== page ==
FIG. 8A shows a PCB assembly 200(1) formed by mounting cover plate subassembly 102(1), as shown in FIG. 7A, onto PCB 40(1), as shown in FIG. 4. Cover plate 100 is inverted relative to the position shown in FIG. 7A, aligned to PCB 40(1) such that conductive epoxy 140 contacts circuit connections of LED chips 30 and standoff 80 on PCB 40(1), and is held in this orientation until conductive epoxy 140 is hardened by using UV light and/or a thermal bake. FIG. 8B shows a PCB assembly 200(2) formed by mounting cover plate subassembly 102(2), as shown in FIG. 7B, onto PCB 40(1), as shown in FIG. 4. Alignment of cover plate 100 to PCB 40(1) and hardening of conductive epoxy 140 are done in similar manner for PCB assembly 200(2) as for assembly 200(1). When cover plate 100 and layers thereon are assembled to PCB 40(1) to form assemblies 200(1) and 200(2), gel 120 or 120′ may compress to adjust for a total height between LED chips 30 and cover plate 100 so that LED chips 30 and cover plate 100 are well coupled optically (e.g., through gel 120, gel 120′ and/or phosphor layer 130) but only couple mechanically (in a rigid sense) through conductive epoxy 140. That is, gel 120, gel 120′ and/or phosphor layer 130 allow for optical coupling but provide a mechanical degree of freedom so that phenomena such as mechanical tolerances, thermal expansion and contraction, and the like do not exert unwanted force or pressure on LED chips 30.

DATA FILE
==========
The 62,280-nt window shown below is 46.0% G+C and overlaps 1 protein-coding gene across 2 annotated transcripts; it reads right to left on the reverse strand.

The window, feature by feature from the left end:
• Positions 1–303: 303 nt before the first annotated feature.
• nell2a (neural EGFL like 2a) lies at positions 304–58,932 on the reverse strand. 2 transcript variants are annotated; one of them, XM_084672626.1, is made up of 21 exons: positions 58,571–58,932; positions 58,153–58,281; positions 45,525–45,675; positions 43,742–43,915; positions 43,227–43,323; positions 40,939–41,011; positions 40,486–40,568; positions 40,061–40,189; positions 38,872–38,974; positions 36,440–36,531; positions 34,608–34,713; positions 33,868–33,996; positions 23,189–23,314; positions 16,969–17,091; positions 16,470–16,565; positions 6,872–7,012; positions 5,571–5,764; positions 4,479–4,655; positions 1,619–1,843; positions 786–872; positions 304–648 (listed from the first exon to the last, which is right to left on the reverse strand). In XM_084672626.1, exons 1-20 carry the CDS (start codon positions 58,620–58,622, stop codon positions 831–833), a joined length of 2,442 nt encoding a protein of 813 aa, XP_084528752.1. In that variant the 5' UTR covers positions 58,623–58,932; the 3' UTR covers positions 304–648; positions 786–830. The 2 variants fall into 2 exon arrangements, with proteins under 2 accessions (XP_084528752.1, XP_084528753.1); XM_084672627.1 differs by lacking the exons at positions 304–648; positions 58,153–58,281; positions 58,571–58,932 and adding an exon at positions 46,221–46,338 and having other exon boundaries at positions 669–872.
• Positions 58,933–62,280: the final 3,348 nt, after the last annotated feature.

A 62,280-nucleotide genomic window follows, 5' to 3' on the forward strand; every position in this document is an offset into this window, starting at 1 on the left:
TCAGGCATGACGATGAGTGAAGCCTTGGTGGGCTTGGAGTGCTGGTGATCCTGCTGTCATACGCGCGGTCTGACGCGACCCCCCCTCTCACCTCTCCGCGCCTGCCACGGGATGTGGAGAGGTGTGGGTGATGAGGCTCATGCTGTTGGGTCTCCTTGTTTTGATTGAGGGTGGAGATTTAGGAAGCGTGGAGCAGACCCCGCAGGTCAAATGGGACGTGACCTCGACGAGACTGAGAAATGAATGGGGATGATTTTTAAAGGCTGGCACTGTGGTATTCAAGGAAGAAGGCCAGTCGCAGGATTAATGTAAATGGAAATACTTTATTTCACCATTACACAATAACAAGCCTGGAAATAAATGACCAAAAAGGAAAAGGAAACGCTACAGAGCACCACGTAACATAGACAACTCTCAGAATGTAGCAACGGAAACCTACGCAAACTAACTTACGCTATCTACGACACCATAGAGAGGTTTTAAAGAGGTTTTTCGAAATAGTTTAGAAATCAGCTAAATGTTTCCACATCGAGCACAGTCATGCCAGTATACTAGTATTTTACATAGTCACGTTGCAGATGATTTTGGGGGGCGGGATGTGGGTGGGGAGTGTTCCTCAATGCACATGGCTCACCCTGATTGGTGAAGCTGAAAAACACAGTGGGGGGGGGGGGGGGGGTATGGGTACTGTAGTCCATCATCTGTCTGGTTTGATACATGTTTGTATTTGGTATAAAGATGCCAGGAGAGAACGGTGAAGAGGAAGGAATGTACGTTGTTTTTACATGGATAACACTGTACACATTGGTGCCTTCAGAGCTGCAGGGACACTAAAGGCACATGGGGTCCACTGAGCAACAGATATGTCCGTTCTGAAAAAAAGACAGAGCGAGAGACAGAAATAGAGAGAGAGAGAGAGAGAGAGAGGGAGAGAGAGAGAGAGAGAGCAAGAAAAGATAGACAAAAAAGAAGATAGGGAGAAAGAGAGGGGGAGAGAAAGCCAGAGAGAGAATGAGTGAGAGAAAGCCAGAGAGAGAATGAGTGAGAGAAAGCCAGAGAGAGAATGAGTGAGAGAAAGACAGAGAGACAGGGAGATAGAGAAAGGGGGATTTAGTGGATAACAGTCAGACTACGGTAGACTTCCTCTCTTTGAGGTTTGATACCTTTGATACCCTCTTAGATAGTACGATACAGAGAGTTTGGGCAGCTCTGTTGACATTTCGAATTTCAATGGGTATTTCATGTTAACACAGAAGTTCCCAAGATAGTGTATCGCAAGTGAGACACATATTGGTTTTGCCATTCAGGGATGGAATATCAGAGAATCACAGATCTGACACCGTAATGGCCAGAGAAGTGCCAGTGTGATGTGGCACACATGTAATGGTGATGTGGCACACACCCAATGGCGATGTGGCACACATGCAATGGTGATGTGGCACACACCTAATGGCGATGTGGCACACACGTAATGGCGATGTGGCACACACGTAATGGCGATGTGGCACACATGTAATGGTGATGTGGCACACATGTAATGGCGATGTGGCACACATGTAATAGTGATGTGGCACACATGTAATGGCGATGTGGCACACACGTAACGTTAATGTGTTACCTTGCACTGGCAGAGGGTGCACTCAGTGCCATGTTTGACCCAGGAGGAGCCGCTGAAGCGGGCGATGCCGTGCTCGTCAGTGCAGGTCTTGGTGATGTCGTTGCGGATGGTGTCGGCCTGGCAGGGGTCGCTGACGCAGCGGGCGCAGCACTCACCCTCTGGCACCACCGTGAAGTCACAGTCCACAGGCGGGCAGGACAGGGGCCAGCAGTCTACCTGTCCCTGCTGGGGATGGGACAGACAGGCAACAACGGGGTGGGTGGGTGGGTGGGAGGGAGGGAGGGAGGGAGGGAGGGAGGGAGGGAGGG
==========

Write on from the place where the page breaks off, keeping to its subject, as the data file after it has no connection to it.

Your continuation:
• [0046]
    It is contemplated that embodiments of cover plate subassemblies 102 herein may be utilized for circuitry (e.g., like a PCB) to any extent consistent with the use of the cover plate itself. For example, circuit components may be attached to conductors 110 in addition to, or instead of, such components attaching to PCB 40.